Finally, we note and reject the State’s argument that our opinion in Sewell affirmatively held that assault is never a lesser-included offense of robbery. In Sewell, we “determined the level of culpability necessary to convert theft into robbery.” In our discussion of the mental state that must accompany the injury or force used in the course of a theft, we considered whether robbery’s injury/force component is the equivalent of simple assault. Recognizing that “one could be found guilty of second-degree robbery in some contexts in which one could not similarly be found guilty of simple assault,” we determined that “robbery cannot be viewed merely as theft accompanied by simple assault.”
The Legislature added the words “or force” to the robbery statute, expanding the concept of robbery to include qualifying acts that do not require the perpetrator to inflict bodily injury. Id. at 146-47. Clearly then, “the shorthand understanding that robbery equals theft plus assault is inconsistent with the clear, [but admittedly] complicated, language of the [New Jersey] Code [of Criminal Justice].” Id. at 147.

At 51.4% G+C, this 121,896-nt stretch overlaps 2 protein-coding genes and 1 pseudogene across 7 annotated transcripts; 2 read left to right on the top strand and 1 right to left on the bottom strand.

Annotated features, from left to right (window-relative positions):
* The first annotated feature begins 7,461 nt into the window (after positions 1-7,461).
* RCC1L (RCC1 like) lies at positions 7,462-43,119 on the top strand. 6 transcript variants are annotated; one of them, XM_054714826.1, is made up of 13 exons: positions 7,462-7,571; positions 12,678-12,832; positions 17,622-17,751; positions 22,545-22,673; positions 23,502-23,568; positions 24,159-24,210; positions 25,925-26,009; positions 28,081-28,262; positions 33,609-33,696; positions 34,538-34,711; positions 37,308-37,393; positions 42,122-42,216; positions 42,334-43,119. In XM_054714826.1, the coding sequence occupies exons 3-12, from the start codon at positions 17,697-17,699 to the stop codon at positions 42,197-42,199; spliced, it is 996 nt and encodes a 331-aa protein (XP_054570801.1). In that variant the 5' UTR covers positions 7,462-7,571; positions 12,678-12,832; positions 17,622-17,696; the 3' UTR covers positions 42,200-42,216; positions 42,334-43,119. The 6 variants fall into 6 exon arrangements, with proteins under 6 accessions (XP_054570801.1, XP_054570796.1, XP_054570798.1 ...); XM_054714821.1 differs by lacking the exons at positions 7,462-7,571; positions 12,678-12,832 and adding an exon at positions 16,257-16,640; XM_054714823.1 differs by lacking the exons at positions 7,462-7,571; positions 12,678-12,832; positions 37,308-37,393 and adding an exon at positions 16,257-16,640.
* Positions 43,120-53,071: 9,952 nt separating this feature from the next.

Sewell should not be over-read as completely barring assault as a lesser-included offense of robbery. There may be circumstances in which the evidence adduced at trial supports a charge on assault as a lesser-included offense of robbery. Those circumstances are not before us and we comment no further. Here, we determine only that the trial court had no obligation to charge the jury sua sponte on aggravated assault as a lesser-included offense of the State’s robbery charge.
We reverse the judgment of the Appellate Division and reinstate defendant’s convictions.
CHIEF JUSTICE RABNER and JUSTICES LaVECCHIA, ALBIN, PATTERSON, FERNANDEZ-VINA, and SOLOMON join in JUSTICE TIMPONE’s opinion.